surety

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 [ˈʃʊərəti]



WordReference Random House Learner's Dictionary of American English © 2019
sur•e•ty /ˈʃʊrɪti, ˈʃɜr-/USA pronunciation   n., pl.  -ties. 
  1. Businesssomething of value given as a promise to pay for loss, damage, or a debt: [uncountable]offering her jewelry as surety.[countable]providing some sureties against loss.
  2. [countable] one who has made himself or herself responsible for another, as a sponsor or bondsman.

WordReference Random House Unabridged Dictionary of American English © 2019
sur•e•ty  (shŏŏri tē, shŏŏrtē, shûri tē, shûrtē),USA pronunciation n., pl.  -ties. 
  1. Businesssecurity against loss or damage or for the fulfillment of an obligation, the payment of a debt, etc.;
    a pledge, guaranty, or bond.
  2. a person who has made himself or herself responsible for another, as a sponsor, godparent, or bondsman.
  3. the state or quality of being sure.
  4. certainty.
  5. something that makes sure;
    ground of confidence or safety.
  6. Lawa person who is legally responsible for the debt, default, or delinquency of another.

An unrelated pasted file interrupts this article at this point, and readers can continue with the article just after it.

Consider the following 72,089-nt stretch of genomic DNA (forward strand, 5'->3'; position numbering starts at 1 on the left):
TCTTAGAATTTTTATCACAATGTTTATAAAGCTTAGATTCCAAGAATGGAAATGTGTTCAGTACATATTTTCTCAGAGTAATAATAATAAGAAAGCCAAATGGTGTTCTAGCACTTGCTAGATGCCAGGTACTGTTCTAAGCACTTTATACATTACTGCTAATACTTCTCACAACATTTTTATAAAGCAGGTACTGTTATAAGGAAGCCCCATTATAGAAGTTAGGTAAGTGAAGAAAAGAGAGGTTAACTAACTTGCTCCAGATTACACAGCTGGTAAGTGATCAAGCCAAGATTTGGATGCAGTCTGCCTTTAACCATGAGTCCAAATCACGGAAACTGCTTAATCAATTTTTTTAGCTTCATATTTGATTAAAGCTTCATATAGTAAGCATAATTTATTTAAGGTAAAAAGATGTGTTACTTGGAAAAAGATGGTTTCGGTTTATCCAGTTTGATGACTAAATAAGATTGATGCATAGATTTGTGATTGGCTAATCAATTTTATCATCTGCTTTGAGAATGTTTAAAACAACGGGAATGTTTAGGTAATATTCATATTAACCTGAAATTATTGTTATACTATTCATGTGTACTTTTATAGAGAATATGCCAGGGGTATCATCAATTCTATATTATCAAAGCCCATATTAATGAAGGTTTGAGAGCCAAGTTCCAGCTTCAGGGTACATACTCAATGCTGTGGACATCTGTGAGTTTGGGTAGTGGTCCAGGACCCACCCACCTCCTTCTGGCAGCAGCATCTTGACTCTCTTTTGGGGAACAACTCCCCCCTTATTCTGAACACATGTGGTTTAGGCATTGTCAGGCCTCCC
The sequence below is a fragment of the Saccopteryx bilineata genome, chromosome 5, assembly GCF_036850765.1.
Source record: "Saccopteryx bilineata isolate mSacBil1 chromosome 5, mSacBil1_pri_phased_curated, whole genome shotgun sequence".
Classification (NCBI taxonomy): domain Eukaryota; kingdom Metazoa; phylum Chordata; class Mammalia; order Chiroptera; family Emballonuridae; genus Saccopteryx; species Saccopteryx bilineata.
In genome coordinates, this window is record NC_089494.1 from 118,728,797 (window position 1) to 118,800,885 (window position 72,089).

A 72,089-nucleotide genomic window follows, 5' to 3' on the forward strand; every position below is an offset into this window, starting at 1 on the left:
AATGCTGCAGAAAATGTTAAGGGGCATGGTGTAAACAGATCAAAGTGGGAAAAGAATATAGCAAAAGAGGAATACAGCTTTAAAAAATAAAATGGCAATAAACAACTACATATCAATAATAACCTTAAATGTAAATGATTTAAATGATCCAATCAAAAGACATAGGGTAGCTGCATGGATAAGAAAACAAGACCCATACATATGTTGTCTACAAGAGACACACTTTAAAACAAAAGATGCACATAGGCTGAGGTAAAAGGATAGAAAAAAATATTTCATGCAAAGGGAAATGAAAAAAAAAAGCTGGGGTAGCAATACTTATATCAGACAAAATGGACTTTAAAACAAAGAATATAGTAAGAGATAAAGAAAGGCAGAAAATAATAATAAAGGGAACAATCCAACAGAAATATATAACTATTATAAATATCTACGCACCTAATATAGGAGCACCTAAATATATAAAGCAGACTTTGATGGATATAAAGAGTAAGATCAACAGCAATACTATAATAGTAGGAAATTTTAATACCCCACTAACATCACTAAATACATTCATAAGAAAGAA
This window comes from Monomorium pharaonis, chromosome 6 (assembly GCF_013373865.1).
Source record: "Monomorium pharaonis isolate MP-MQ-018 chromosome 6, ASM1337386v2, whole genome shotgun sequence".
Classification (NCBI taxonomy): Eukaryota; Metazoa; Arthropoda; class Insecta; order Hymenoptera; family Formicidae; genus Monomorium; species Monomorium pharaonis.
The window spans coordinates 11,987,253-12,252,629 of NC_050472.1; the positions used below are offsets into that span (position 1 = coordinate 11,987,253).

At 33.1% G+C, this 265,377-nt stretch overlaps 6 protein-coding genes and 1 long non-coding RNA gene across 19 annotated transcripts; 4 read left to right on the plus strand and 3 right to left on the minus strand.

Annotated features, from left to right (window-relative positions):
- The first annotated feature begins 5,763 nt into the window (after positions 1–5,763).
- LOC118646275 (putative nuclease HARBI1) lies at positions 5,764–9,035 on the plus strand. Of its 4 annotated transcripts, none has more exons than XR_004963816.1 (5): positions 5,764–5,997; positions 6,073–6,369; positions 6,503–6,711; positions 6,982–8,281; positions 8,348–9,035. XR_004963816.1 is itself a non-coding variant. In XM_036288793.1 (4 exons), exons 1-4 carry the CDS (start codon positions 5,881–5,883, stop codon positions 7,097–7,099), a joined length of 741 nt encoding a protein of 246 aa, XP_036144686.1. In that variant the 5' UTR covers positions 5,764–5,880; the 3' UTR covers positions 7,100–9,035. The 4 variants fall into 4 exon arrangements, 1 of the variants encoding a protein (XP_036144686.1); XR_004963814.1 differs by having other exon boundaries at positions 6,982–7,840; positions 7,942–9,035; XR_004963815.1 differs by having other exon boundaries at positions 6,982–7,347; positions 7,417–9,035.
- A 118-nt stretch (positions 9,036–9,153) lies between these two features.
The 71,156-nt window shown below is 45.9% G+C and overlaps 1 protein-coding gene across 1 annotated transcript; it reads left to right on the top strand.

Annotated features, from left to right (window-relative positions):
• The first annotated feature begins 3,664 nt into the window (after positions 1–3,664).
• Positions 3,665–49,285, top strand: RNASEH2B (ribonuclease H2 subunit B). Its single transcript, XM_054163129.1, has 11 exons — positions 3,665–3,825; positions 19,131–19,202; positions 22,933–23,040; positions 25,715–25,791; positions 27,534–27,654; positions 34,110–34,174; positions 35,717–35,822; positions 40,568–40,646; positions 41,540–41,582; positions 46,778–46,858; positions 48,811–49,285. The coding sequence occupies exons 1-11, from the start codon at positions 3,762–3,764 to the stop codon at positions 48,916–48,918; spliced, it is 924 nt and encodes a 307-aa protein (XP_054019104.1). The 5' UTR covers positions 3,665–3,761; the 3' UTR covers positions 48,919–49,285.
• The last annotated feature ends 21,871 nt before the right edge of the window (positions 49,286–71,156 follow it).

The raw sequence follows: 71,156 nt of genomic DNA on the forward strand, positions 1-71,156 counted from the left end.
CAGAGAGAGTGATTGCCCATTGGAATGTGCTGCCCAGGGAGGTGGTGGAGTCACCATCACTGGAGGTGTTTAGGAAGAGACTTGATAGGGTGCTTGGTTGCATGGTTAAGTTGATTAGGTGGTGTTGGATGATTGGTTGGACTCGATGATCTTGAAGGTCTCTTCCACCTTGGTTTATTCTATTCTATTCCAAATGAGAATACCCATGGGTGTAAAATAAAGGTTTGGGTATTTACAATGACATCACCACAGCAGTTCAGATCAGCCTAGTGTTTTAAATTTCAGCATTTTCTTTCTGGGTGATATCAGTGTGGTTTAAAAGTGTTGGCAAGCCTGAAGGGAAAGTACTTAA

7. assurance, esp. self-assurance.
  • Latin sēcūritāt-, stem of sēcūritās security
  • Middle French; Old French seurte
  • Middle English surte 1300–50


Collins Concise English Dictionary © HarperCollins Publishers::

surety /ˈʃʊətɪ; ˈʃʊərɪtɪ/ n ( pl -ties)
  1. a person who assumes legal responsibility for the fulfilment of another's debt or obligation and himself becomes liable if the other defaults
  2. security given against loss or damage or as a guarantee that an obligation will be met
  3. obsolete the quality or condition of being sure
  4. stand suretyto act as a surety
Etymology: 14th Century: from Old French seurte, from Latin sēcūritās security

ˈsuretyˌship n



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